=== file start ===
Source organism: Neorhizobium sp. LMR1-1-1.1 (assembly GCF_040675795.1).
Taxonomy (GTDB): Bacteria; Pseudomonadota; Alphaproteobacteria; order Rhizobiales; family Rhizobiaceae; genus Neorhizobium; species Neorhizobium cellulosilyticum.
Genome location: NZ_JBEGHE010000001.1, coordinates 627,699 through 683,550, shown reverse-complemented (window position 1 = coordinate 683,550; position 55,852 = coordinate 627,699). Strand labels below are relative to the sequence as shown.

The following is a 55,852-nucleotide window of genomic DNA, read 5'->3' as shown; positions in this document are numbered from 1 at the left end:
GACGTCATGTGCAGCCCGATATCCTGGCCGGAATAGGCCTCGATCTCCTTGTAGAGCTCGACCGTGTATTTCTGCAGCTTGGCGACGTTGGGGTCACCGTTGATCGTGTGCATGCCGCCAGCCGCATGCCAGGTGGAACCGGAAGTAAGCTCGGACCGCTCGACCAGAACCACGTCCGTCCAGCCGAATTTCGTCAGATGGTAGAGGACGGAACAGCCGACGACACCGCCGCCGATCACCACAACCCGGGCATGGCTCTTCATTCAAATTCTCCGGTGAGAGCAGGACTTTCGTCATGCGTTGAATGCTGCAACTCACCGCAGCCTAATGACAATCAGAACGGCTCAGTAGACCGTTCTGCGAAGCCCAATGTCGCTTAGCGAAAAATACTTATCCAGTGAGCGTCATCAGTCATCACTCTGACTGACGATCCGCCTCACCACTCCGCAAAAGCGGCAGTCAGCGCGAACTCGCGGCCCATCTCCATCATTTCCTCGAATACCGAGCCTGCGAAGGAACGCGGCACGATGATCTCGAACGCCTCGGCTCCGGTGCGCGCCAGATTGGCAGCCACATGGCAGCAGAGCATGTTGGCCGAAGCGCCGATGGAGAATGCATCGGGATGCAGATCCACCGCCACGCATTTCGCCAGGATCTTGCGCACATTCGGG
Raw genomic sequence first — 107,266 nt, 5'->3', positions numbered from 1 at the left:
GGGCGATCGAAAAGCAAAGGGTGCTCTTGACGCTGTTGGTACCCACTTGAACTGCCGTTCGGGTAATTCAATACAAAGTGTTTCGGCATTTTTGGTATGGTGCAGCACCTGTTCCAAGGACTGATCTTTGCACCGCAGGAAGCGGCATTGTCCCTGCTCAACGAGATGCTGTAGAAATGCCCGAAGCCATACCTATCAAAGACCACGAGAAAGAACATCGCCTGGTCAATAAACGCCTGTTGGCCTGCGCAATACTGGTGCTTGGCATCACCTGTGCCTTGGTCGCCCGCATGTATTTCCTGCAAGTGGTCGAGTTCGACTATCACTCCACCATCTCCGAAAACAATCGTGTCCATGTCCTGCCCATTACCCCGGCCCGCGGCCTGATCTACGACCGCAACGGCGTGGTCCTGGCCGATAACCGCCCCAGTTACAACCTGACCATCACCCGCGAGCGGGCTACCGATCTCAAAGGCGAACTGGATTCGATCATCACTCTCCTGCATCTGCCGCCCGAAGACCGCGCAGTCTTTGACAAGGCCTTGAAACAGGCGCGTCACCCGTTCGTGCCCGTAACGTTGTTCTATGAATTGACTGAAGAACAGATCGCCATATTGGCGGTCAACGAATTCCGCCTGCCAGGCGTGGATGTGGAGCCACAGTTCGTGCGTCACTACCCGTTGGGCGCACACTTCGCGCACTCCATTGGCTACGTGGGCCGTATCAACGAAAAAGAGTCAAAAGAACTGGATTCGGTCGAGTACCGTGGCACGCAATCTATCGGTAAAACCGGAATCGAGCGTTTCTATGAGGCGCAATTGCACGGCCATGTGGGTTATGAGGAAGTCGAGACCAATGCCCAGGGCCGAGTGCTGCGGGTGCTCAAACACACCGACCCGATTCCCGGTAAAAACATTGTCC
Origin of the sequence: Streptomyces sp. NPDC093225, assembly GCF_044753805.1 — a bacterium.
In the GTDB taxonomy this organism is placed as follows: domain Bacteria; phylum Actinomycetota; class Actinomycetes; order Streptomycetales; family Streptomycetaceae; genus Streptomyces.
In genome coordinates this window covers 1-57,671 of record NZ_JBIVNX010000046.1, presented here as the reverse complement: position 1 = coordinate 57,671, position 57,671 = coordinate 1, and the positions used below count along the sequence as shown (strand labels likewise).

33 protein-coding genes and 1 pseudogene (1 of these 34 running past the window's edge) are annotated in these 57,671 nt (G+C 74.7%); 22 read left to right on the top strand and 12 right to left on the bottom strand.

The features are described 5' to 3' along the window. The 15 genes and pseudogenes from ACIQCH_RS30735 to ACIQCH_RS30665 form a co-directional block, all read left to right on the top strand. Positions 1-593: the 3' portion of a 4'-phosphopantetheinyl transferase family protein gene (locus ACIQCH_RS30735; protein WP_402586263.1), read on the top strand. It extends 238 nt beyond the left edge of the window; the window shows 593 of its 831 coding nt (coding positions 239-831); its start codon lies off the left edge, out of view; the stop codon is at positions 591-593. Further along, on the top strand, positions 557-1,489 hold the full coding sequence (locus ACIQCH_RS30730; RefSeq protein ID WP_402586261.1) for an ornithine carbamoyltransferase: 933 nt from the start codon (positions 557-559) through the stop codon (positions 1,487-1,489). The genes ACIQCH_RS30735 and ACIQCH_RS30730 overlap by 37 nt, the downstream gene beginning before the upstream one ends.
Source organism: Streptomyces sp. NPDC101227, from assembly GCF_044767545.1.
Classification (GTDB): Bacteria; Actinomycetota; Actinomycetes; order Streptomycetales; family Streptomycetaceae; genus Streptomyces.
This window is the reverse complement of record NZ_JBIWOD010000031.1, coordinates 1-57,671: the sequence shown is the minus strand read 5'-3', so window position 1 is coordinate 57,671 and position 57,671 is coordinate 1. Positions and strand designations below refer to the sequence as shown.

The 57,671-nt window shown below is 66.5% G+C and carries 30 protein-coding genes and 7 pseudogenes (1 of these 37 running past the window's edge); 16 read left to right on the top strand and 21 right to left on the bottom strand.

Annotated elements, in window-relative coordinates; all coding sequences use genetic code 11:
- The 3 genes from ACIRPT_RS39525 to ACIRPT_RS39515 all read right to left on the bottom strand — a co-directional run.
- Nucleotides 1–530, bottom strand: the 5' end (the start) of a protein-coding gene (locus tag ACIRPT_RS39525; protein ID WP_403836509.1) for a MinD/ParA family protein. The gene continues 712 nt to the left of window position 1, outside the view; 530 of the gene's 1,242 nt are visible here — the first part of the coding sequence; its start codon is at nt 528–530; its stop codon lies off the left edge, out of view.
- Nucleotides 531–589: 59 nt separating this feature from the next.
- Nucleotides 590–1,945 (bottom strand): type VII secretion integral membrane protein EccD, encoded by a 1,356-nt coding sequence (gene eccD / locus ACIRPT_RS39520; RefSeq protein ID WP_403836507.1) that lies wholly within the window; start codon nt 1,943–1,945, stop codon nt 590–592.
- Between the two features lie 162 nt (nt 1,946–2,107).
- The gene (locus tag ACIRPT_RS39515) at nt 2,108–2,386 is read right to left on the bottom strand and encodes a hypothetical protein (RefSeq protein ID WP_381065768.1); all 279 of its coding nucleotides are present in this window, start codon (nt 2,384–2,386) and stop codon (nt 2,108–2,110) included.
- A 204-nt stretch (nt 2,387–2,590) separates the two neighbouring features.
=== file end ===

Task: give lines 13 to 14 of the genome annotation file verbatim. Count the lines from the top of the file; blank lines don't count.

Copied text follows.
Source organism: Streptomyces sp. NPDC101227, from assembly GCF_044767545.1.
Classification (GTDB): Bacteria; Actinomycetota; Actinomycetes; order Streptomycetales; family Streptomycetaceae; genus Streptomyces.